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The following morning, our last on the island, we both woke up with screaming muscles and foggy heads. Though we used to bike to work every day under the often-intense Colorado sun, we hadn’t spent this much time on two wheels in at least a year and a half, and I think we had both overestimated our physical limits. Though we weren’t quite ready to call it quits, we vowed to take it easier today, stopping when we needed and taking cover in the shade when possible.

This time we set our sights inland, following arterial roads and smoothly paved trails to the West Tisbury Farmer’s Market. We hopped from one outdoor stand to another, sipping coffee, munching on pastries, admiring island artists’ work and sampling locally-grown food. We loved bearing witness to the commingling of people from vastly different backgrounds here: We spotted preppy young families, bearded fishermen, gray-haired couples clad in tie dye, and of course former Secretary of State John Kerry.

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After we’d tired of squealing about the John Kerry sighting (me) and sipping the Single Greatest Lemonade Of All Time (Ian), we walked our bikes down the road for a little town sightseeing. West Tisbury is much smaller and more rural than the three easternmost towns on the island, yet its three-block-long main road is still bursting with art, food and entertainment. We first stopped at the Field Gallery & Sculpture Garden, where some colorful abstract paintings caught our eye. Then we pored over endless entertaining piles of bric-a-brac at Alley’s General Store, an island mainstay for many decades.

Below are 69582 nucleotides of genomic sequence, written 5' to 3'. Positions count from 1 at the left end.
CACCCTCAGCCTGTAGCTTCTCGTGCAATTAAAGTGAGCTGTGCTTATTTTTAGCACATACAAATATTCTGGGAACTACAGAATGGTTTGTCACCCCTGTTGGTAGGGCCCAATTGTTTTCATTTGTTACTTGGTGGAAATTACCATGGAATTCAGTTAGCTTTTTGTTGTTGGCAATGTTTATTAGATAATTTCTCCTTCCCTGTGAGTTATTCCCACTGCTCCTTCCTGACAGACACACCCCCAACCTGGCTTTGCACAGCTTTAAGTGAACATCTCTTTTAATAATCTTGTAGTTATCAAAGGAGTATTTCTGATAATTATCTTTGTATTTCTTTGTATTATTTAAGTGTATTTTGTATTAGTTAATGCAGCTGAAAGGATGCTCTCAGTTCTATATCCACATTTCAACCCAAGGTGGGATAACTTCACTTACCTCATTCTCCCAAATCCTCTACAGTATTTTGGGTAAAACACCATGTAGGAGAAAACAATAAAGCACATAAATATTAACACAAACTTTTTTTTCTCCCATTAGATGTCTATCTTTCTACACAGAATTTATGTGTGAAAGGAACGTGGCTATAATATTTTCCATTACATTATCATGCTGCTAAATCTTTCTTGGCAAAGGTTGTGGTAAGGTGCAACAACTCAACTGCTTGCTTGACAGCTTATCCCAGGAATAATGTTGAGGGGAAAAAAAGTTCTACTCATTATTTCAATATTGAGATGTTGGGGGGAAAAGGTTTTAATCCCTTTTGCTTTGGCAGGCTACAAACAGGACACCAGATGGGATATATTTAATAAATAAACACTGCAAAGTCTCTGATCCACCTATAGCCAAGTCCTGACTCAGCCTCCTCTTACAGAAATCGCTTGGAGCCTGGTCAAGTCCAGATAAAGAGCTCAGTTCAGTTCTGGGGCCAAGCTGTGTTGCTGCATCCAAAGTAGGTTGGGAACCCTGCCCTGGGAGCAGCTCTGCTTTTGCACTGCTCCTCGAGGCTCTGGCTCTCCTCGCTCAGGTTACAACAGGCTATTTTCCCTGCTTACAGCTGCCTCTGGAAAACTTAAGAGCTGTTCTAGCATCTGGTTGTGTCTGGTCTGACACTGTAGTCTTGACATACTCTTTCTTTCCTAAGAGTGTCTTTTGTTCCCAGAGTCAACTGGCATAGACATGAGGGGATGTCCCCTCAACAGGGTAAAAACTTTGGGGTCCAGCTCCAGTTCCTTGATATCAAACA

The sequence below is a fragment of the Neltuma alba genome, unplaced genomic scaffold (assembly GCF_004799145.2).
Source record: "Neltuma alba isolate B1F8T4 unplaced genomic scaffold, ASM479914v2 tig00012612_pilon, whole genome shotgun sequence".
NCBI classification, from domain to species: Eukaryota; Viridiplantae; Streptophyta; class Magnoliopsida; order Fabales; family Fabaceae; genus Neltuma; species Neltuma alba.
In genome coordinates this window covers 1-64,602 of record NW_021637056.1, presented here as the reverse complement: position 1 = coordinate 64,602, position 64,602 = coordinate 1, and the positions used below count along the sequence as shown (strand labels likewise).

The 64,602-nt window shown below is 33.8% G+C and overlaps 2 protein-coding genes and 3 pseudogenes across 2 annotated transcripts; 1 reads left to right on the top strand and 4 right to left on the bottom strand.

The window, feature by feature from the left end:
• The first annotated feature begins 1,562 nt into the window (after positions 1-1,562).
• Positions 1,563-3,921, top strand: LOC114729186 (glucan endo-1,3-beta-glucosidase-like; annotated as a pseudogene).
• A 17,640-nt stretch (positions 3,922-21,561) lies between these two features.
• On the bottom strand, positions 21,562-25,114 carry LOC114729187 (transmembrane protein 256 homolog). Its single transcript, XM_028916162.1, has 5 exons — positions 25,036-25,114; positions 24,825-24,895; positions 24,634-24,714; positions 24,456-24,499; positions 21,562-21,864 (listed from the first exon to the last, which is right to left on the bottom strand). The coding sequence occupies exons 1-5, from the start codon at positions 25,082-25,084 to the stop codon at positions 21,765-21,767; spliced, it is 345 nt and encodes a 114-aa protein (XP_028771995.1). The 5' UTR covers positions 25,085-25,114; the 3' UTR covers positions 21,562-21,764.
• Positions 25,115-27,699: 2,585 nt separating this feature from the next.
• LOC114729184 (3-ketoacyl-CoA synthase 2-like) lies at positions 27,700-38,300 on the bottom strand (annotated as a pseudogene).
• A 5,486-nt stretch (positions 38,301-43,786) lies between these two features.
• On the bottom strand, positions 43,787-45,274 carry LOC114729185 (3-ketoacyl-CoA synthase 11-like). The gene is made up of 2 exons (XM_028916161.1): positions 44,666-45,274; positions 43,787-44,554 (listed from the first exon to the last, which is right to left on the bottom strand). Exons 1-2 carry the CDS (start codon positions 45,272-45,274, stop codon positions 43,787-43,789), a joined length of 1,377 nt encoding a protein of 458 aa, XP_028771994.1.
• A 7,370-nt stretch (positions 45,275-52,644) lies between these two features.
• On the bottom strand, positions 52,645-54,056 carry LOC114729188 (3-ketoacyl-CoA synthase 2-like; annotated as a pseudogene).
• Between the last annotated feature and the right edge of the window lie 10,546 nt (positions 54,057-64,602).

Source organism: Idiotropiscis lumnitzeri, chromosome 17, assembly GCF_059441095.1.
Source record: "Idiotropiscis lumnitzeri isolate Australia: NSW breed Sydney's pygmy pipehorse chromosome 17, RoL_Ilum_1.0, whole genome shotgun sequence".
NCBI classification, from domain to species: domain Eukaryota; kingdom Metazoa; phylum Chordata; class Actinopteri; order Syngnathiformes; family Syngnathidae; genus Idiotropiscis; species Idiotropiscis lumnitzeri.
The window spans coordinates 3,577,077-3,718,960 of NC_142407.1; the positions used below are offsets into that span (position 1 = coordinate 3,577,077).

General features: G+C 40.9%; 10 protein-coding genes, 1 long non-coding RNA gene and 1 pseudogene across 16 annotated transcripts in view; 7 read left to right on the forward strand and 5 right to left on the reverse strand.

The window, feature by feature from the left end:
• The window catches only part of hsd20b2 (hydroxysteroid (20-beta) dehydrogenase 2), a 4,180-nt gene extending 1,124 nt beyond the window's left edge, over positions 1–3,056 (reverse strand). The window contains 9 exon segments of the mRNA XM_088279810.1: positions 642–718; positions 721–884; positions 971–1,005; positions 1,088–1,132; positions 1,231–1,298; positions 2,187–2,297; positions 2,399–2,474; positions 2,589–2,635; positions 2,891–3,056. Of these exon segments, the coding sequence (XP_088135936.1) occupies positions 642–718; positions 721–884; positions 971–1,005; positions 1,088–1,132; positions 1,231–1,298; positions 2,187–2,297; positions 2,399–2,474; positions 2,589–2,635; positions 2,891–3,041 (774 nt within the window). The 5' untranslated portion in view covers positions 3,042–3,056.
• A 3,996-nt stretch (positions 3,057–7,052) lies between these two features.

And just like that, it was time to pack up our stuff and go home. Before catching the ferry, we dragged our heavy backpacks into Mad Martha’s for a parting scoop of ice cream, then we briefly parked ourselves on a prime dog-spotting bench at Ocean Park to reminisce on the last few days.

We agreed that we had crammed too much activity, and too much bike mileage, into each day of this mini-vacation. Summertime in New England, in all its glorious brevity, tends to bring out the over-planner in me: I spend so many consecutive months in hibernation that, once the weather warms and the region explodes with events, activities and seasonal sights, I’m eager to do and see it all, to stock up on sunny memories that will propel me through the next hibernation period. But as I reflected on the long weekend, I realized that what endured in my memory weren’t the many pre-planned activities or the bike rides. They were the slow, spontaneous moments: our quiet happy hour in Edgartown, our afternoon swimming at the beach.

Was our long weekend celebratory and scenic? Yes, definitely. Was it relaxing and rejuvenating? No, not especially! Don’t get me wrong, I love being active while on vacation — but not so active that I wind up in a 24-hour stupor afterward. If we were to do it all over again — and I hope we do! — I would advocate for a week-long trip focused mostly on beachgoing, barbecuing, evening walks and one or two excursions to other towns. After all, in beautiful, seasonal, slow-moving places like Martha’s Vineyard, where the best moments involve sand, seafood and sunsets, the magic is in the dolce far niente — the sweetness of doing nothing.